“We were really desperate.”

Still, in selling off land, he didn’t want the property size to slip below something that was viable to produce food and fibre.

Winds of change in Cosmos: Wind energy map identifies which areas are suitable for windfarms

When a wind farm company proposed a development of 28 large wind turbines for the area, Charlie began to see a way forward. Thirteen of the turbines would be built on his farm, generating a passive income and allowing the farm to be more sustainable. Yet, there were strong objections about wind farms from so many in rural communities, including Crookwell.

“There was a well-organised campaign against wind turbines, based on misinformation, fear and behind-the-scenes support from the fossil fuel industry,” Charlie says. “I thought, there’s a massive opportunity here if we can see through the fear. Unfortunately, my campaign fell on deaf ears. But the more that people attacked me, the more I researched the data, getting really good knowledge about climate change and the renewable technology.”

It would take until 2018 for the wind turbines to be built and commissioned, but from 2010, the wind farm developer began paying Charlie and Kris. “It was a way to reshape our future. We wouldn’t be here without the wind turbines,” he says.

Crookwell nsw
Crookwell, NSW (Visit NSW website)

This advocacy for the Crookwell wind farm and others, led to Charlie becoming the NSW regional organiser for the Australian Wind Alliance, a position he held for five years. As a result, he was approached by 40 farmers who were meeting in 2015 to discuss the lack of climate action in rural communities.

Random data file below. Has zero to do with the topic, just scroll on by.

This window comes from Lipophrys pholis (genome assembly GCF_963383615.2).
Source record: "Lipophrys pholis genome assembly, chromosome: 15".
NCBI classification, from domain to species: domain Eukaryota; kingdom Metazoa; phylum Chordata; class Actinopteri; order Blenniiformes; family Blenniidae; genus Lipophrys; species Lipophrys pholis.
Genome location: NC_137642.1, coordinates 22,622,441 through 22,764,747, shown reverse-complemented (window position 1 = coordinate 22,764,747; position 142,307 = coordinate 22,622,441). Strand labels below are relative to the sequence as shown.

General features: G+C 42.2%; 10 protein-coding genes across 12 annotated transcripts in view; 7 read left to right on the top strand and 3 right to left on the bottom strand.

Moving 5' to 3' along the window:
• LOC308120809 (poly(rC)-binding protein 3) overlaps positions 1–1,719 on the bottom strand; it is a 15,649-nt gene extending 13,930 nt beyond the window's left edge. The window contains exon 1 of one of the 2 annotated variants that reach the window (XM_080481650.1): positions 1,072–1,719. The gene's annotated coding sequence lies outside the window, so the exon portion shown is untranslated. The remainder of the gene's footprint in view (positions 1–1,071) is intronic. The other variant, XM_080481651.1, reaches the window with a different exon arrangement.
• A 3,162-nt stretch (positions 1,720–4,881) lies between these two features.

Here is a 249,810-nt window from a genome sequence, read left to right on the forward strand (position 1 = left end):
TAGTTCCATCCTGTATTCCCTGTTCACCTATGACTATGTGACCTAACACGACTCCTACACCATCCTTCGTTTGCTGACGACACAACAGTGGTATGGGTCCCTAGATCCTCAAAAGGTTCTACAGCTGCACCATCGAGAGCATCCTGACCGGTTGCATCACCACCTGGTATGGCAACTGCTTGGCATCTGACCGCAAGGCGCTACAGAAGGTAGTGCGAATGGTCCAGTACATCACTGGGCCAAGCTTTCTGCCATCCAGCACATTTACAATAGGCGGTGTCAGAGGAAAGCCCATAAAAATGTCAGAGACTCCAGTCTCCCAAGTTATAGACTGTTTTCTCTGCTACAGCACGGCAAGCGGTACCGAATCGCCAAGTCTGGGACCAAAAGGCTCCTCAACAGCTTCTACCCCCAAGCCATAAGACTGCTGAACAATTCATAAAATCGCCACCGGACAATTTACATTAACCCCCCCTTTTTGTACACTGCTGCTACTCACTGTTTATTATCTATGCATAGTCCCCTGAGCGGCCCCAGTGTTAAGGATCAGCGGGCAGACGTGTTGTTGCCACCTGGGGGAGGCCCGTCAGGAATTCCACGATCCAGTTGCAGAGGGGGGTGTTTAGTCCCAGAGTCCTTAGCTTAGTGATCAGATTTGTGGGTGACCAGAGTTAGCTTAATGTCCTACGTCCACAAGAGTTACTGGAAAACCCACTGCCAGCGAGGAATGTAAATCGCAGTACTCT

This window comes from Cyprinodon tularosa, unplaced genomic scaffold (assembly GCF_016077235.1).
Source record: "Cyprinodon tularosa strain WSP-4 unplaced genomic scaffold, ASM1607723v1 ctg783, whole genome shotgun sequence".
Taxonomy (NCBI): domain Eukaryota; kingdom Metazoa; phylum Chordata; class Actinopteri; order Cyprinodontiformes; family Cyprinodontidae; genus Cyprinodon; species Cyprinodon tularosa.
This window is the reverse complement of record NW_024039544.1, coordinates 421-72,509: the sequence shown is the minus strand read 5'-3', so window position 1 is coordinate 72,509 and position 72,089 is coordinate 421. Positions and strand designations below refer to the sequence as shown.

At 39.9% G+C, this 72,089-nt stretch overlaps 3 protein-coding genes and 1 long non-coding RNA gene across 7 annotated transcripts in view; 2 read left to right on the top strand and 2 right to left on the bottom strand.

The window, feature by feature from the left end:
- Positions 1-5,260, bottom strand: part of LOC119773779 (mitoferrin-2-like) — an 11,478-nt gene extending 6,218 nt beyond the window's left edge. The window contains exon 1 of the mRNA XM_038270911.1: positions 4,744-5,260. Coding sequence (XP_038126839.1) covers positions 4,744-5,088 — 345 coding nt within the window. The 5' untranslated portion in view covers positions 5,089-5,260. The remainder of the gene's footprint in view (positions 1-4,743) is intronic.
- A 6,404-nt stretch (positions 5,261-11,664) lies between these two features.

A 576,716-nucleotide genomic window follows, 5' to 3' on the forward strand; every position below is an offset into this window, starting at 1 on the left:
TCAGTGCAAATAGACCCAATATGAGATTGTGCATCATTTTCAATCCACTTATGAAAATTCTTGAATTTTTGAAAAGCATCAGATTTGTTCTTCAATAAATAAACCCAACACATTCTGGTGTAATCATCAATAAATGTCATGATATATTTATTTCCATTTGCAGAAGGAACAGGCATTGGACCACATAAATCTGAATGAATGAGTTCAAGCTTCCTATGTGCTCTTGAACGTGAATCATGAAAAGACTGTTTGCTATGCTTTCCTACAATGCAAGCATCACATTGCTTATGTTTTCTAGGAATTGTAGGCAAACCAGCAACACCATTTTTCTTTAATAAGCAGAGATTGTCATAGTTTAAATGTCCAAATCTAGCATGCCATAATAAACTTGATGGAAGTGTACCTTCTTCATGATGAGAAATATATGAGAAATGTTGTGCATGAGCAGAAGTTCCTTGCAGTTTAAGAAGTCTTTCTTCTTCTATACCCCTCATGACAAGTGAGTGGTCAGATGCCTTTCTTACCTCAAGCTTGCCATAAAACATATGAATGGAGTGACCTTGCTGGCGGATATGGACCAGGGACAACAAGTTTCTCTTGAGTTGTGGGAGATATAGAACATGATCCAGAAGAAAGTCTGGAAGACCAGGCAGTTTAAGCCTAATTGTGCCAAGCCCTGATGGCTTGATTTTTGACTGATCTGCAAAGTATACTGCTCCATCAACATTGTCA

“It was probably at the height of the climate wars, and we said, ‘Is there anything we can do about this?’” Charlie says. “Farmers are generally a very trusted voice in Australia. When farmers speak up, people tend to listen. That’s where we started.”

As a result of the meeting the non-partisan Farmers for Climate Action group was formed, and Charlie was on the original steering committee. He says that in the early days, the group was more activist in nature, speaking at a lot of rallies.

“There’s a place for activism and there’s a place for advocacy and that’s a fine line we’ve crossed because politicians don’t really like talking to activists,” he says.

“We spend a lot of time speaking to politicians and that’s important. The way we work is to then go back into our membership base and say, ‘We were in Canberra last week, and we were saying this, so you go to your local members and use the same language because they’ll listen to you’.